I once gave a “Balancing Work and Home” program to a room of 200 working women — and one man who was a leader in the company. He stood up in the middle of the program and said, “I have no idea what you are talking about. My wife does everything for our family so I can just work. She never complains. She just does it.” (Thanks, wifey. For the women in that company, you didn’t do any favors with all of your enabling!)
Just why are we women so busy?
See if you’re falling into any of the traps.
1. Too Much To Do/Not Enough Help
Much research shows that working mothers put in a full month more work per year than their husbands because of all that is entailed in taking care of a family and a household. The females are putting in more mental and physical energy than their male counterparts. Read the Second Shift, or put it by your bed for a 5-minute perusal before passing out from your exhaustion.
And for some, there is really not enough help.
After all, many women are working too much for too little because they have no other choice. Millions of women live in poverty in the United States. I see them all around. Just down the street there is a low income day care where I see women stumbling out of city buses with strollers in snowstorms just to drop their kids off. They are on street corners in waitress uniforms or fast food outfits holding their kids hands at 6:00am. Nobody can live on minimum wage in this country and 70% of the workers who are trying to do it are women.
For those that aren’t struggling to just make ends meet, there are different challenges…
It can be hard to recognize a need for control, but a lot of women are stuck on “their” ways. We have high expectations for ourselves and anything affiliated with us. I have met more than my share of women kicking themselves in the butt to make sure what’s done is done their way, “the right way.”
3. Think Self-Value Comes From Productivity
My 5-year-old told me that he shouldn’t have to clean his room because “My God values me for who I am and not what I do.” OK. I still made him clean his room. He does have a point though.
We Americans come from a culture of immigrants. The idea that hard work equals success is ingrained in us. However, somehow we psychologically translate this to mean hard work equals we are good and valuable people. The truth is, our value is intrinsic, and there’s no need to prove our value, assembly-line style. Yet, that is our culture and it influences us greatly.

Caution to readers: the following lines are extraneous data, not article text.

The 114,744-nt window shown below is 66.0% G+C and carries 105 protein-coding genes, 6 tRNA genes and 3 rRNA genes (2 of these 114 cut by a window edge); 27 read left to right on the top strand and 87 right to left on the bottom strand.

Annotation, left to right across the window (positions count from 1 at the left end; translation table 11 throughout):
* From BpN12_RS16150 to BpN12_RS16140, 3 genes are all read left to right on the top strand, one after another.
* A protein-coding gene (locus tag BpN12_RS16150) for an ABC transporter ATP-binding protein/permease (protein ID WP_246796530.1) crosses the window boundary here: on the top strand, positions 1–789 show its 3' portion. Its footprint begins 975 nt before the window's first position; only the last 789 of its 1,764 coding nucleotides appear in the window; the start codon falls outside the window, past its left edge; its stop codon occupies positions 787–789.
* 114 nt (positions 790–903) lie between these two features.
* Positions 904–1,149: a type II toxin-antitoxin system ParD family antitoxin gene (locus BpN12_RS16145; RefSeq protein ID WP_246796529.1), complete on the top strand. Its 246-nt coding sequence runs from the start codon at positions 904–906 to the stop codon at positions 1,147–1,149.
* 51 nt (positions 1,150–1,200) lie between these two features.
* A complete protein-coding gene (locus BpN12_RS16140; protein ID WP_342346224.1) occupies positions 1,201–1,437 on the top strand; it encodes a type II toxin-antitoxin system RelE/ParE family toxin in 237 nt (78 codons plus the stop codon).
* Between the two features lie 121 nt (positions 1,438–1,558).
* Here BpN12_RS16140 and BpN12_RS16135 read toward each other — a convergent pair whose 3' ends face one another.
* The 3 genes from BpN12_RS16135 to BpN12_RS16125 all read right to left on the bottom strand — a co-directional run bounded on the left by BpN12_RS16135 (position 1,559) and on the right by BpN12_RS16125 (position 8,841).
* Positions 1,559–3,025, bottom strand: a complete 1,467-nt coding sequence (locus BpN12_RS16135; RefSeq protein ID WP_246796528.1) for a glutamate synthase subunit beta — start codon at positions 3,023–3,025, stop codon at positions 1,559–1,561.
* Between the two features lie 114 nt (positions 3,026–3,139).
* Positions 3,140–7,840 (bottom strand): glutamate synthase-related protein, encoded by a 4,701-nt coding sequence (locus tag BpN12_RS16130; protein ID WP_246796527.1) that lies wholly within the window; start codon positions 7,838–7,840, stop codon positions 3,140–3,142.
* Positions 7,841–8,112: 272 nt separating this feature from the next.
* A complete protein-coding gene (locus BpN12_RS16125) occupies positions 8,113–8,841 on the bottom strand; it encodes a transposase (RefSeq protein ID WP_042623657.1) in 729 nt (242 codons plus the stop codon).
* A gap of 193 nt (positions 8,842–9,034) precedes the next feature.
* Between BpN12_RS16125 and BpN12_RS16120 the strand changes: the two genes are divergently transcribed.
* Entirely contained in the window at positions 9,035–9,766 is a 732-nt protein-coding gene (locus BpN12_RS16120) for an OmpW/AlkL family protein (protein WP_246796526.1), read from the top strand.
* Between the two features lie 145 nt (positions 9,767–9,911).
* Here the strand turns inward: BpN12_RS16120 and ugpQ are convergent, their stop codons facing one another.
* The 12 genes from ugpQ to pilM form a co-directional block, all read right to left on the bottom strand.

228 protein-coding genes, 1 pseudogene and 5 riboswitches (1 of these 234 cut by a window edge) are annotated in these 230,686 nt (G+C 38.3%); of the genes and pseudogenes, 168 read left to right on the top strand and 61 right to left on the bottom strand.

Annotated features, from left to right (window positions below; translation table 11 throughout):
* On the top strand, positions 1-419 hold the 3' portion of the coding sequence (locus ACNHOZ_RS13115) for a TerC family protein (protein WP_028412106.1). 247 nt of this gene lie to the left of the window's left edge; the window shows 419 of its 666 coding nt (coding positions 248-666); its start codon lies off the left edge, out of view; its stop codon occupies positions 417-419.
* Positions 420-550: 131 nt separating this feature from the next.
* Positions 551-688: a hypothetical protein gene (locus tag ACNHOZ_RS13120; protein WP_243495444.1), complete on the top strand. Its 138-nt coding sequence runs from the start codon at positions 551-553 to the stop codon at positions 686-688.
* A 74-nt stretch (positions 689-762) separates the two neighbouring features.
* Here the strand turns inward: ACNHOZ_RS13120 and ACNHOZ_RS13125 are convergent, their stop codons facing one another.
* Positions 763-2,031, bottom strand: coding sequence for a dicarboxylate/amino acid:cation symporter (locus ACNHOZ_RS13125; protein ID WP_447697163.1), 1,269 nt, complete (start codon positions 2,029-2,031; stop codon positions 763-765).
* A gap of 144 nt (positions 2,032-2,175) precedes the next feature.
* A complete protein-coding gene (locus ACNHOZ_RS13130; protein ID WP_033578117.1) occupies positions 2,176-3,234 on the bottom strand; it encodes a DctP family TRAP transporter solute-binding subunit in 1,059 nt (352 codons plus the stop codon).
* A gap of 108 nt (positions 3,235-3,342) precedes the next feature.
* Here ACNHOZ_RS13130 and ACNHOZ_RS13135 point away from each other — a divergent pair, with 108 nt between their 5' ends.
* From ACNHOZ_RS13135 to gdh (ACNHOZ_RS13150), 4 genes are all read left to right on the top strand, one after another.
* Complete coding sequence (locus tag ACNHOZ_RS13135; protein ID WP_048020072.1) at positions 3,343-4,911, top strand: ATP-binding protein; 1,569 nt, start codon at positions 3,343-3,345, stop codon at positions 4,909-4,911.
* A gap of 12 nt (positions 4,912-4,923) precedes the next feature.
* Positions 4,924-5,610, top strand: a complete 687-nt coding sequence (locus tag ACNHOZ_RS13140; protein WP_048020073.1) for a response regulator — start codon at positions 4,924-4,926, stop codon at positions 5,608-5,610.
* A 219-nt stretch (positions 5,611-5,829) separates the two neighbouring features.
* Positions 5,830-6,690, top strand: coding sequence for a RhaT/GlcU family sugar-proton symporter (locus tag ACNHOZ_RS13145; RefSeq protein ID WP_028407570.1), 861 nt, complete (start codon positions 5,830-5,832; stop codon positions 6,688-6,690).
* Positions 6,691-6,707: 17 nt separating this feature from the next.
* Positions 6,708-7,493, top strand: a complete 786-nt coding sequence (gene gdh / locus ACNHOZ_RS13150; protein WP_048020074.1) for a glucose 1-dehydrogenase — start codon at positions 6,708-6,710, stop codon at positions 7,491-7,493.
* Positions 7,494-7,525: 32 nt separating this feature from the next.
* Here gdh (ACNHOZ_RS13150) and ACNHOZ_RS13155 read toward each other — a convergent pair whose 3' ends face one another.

4. Over Responsibility
Women feel responsible for too much. This sense of over responsibility helps us say “yes” and to be the first to jump in and get things done. A lot of women churn away when they could delegate some of their responsibilities to others. I have heard copious stay-at-home moms report that they feel like they have to earn their right “not to work,” so they take on too much, feeling guilty that they don’t get a paycheck from an employer. Whether you are a career mom, stay-at-home mom, or a single career gal, I bet this sense of over responsibility affects you and the scope-creep of your workload.
5. People Pleasing
Women are raised to be caretakers and pleasers. Doing stuff for others can fall into this. Sometimes, one needs to do for others. However, if women are raised to believe that this is their primary purpose, they will take more on than is necessary. It just makes sense.
6. Shame and Guilt
Brene Brown has done research on women and how gender effects our feelings of shame and guilt. She says that women feel an overwhelming sense of shame about not overdoing and accomplishing. They feel they must “Do it all, do it perfectly, and never let them see you struggle.”
Don’t buy into the hype and social pressure that “being busy” is of such valuable worth.
Really reevaluate what you may be participating in in your busy life. Can some of it be shifted or reorganized? Think about the categories. Can you relate?
If you are reading this and sighing deeply with the idea that you are just too busy and none of this applies to you, please re-read.(LOL!)
I would love to hear your feedback. Do you or does anyone you know fall into any of the traps? What are other reasons you have seen, that keep women so busy? What can we do for ourselves? What can companies do? I would love to hear your suggestions.
Cherilynn Veland is a therapist living in Chicago.
She also blogs about home, work, life and love